Ask your offshore services provider about facilities to enable confidential transfer of onshore funds offshore. As long as your are not involved in criminal activity -- and remember: tax avoidance is legal-- they have no reason not to help you. It used to be that you opened a bank account for the purpose of holding funds, whether in cash or another form, as well as to receive funds and send funds out. Transferring money out of an account involved no more than sending a short instruction to your banker. The receipt of funds required no interaction with a bank except for checking an account statement. All that has changed!
While your bank will still refer to you as its "valued client", it is nowadays your task to serve the needs of your banker, before s/he attends to yours. What your apprehensive, and sometimes confused or paranoid banker needs most, is constant reassurance and proof that your transactions fall within the legal guidelines as set by his new masters at the Financial Action Task Force on Money Laundering (FATF).
"Hold on," you might say, "I'm not a money launderer!" You are quite right -- the vast majority of us are not. But as you hear daily, the world is at war against international crime and money laundering -- and unfortunately "guilty until proven innocent" is becoming the new line of thinking. Actions of those who still naively believe that they can deal with their own money however they please could be compared to taking a leisurely walk through a minefield: taking the wrong step can have serious, negative consequences.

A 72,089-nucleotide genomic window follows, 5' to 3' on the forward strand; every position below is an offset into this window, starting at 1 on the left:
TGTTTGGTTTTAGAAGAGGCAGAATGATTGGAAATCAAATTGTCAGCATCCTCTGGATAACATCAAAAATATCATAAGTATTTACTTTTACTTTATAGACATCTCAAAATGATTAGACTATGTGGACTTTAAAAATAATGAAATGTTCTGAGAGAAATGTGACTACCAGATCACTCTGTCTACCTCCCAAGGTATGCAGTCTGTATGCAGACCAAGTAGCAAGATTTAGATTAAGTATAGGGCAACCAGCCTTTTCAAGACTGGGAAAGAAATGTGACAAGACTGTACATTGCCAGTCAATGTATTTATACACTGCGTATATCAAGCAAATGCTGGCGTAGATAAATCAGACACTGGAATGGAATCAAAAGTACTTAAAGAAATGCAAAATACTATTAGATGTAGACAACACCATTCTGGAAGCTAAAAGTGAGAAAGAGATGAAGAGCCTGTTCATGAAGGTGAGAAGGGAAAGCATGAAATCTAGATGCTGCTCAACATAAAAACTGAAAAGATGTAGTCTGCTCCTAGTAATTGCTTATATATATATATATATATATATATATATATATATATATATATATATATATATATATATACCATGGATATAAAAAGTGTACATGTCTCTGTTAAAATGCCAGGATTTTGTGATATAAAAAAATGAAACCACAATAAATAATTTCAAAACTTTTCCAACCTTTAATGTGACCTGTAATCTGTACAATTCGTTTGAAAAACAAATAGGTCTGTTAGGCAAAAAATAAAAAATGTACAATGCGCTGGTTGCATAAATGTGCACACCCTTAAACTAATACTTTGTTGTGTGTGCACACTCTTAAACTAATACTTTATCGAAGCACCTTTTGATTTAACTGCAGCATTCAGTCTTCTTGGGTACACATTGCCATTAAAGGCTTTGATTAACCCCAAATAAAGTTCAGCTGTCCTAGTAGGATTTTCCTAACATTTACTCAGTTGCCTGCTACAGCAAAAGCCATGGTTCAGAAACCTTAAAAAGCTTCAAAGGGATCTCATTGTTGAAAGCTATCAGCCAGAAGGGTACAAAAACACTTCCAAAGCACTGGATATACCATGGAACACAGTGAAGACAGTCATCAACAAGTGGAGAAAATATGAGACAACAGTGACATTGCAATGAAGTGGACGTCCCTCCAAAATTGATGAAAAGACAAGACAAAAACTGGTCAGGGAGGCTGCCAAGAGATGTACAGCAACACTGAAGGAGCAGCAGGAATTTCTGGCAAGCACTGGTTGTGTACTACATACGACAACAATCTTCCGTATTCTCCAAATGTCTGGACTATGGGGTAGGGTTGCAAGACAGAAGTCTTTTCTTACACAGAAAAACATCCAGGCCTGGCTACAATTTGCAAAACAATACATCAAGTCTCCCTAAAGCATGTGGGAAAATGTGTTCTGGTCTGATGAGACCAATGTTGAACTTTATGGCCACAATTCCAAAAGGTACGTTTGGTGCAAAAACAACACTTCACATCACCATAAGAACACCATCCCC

Although your banker will still discuss "private banking services" and "your investment goals" with you, other issues may be on his mind, too: "unusual account activity", "source of funds" or "suspicious money-in -- money-out patterns" which have become the new dark buzzwords in the financial community.
Fortunately, there are some common-sense rules and strategies you can follow in order to avoid stepping on one of the metaphorical landmines. Those wishing to stay in control needn't feel deterred. Remember, this is a situation which has been forced on you by a consensus among high-tax nations concerned about the erosion of their tax bases.
Banks are busily reporting so-called unusual financial transactions. Establishing an effective line of communication with your account officer should be your first line of defence.